Paying the Price: A Look at Capital Gains Tax

By Amber McCracken, GHI Blog Contributor

iStock.com/Pgiam

As Tax Season Ends, It’s a Good Time to Plan

Another tax season is in the books! Hopefully, it was a painless process for you. For many, April leads to taking stock in your personal financial picture. Beyond preparing basic income tax information, many have to make decisions about whether to hold or sell personal assets based upon tax implications, particularly if retirement, downsizing, joining a life care at home program or moving to a retirement community is under consideration. The main factor to consider is capital gains tax.

Almost anything you own, whether for personal or investment purposes, may be considered a capital asset. This applies to stocks and bonds, real estate and collectibles. When a capital asset is sold, the difference between the original purchase price of the asset and the sale price of the asset becomes a capital gain or a capital loss. You incur a capital gain if you sell the asset for more than the original price. According to Internal Revenue Service (IRS), a capital gain is classified as short-term if you held the asset for one year or less before selling it; it is considered long-term if you held the asset for more than one year.

The taxation of capital gains has become a hotly debated issue politically. The Tax Foundation, the nation’s leading independent tax policy nonprofit, says “the taxation of dividends and capital gains is one of the most controversial issues in public finance. Relatively high effective tax rates on capital income, particularly that [income] emanating from the corporate sector, have the potential to discourage investment and impede economic growth.”

However, just this week, Bill Gates suggested that an increase in the capital gains tax rate is the simplest and most direct way to target America’s wealth. You can be assured this will be a hot button issue in the 2020 elections.

But capital gains taxes are not just an issue for the wealthy. All Americans, as part of their retirement and financial planning, should take capital gains taxes into consideration.

How are capital gains taxed?

Short-term capital gains are taxed at ordinary income tax rates, but long-term capital gains are taxed at lower rates. The Tax Cuts and Jobs Act of 2017 retained the existing long-term capital gains rates of 0%, 15% and 20%. The rate at which you are taxed will depend on your taxable income:

  • 0% applies to individuals with taxable income of no more than $39,375 ($78,750 for married couples filing jointly)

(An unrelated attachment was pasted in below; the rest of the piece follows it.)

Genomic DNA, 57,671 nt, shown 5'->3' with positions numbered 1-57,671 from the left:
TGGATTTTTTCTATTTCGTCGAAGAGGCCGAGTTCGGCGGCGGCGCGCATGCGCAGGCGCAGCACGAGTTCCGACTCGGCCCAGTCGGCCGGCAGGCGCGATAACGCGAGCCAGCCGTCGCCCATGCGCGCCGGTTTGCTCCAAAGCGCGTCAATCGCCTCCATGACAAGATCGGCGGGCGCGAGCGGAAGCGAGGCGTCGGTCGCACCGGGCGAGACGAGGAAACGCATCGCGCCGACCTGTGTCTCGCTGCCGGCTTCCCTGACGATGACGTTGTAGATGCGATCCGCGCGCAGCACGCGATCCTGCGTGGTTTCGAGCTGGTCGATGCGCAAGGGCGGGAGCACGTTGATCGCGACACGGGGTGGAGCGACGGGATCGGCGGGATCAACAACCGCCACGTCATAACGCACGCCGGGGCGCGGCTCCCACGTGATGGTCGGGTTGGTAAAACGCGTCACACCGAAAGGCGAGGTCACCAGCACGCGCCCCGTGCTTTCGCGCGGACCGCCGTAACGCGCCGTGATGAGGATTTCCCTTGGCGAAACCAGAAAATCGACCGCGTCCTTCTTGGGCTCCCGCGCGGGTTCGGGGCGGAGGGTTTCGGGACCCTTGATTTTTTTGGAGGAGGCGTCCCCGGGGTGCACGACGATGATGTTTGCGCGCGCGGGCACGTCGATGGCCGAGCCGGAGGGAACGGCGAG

• 15% applies to individuals with taxable income between $39,375 and $434,550 (between $78,750 and $488,850 for married couples filing jointly)
  • 20% applies to individuals with taxable income greater than $434,500 (greater than $488,850 for married couples filing jointly)

The Urban Institute & Brookings Institution’s Tax Policy Center also points out that capital losses may be used to offset capital gains, along with up to $3,000 of other taxable income. The unused portion of a capital loss may be carried over to future years.

Special tax considerations

Keep in mind that different types of capital gains are taxed at different rates, typically depending on the asset class for which the gain was incurred. Take real estate as an example, which has special considerations. According to Turbo Tax, if you are thinking of selling your primary home, you may qualify for a tax exclusion if you meet certain criteria:

  • You owned the home for a total of at least two years in the five-year period before the sale.
  • You used the home as your primary residence for a total of at least two years in that same five-year period.
  • You haven’t excluded the gain from another home sale in the two-year period before the sale.

If you meet these conditions, you can exclude up to $250,000 of your gain if you’re single, $500,000 if you’re married filing jointly. This can be beneficial to know if you sell your home to move to retirement community such as one of GHI’s Life Plan Communities (Alexandria or Bailey’s Crossroads), or to downsize and invest in coverage for future care costs through a program such as Goodwin House at Home.

Also, long-term gains on collectibles (defined as items such as coins, stamps, gems, antiques and fine art) are taxed at a maximum 28% rate, and short term gains are taxed as ordinary income. 

If you are considering unloading some of your assets before April 15, 2020, there are a number of resources available to help you determine the pros and cons of selling assets. For instance, there are several financial planning services sites with capital gains calculators to help you begin to get a better understanding of where you stand. In addition to these resources, we recommend you and your tax adviser meet with a financial consultant to create and implement a comprehensive tax plan that is consistent with your financial and retirement goals and personal situation.

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Amber McCracken is the executive director of Current Communications, a boutique consultancy that helps organizations with their marketing and public relations activities. Amber has worked with GHI since 2014, providing her expert advice to support Goodwin House at Home. She contributes regularly to The Good Life, both as a writer and editor. Amber lives in North Carolina with her husband and two children. She also serves as the caregiver to both of her parents.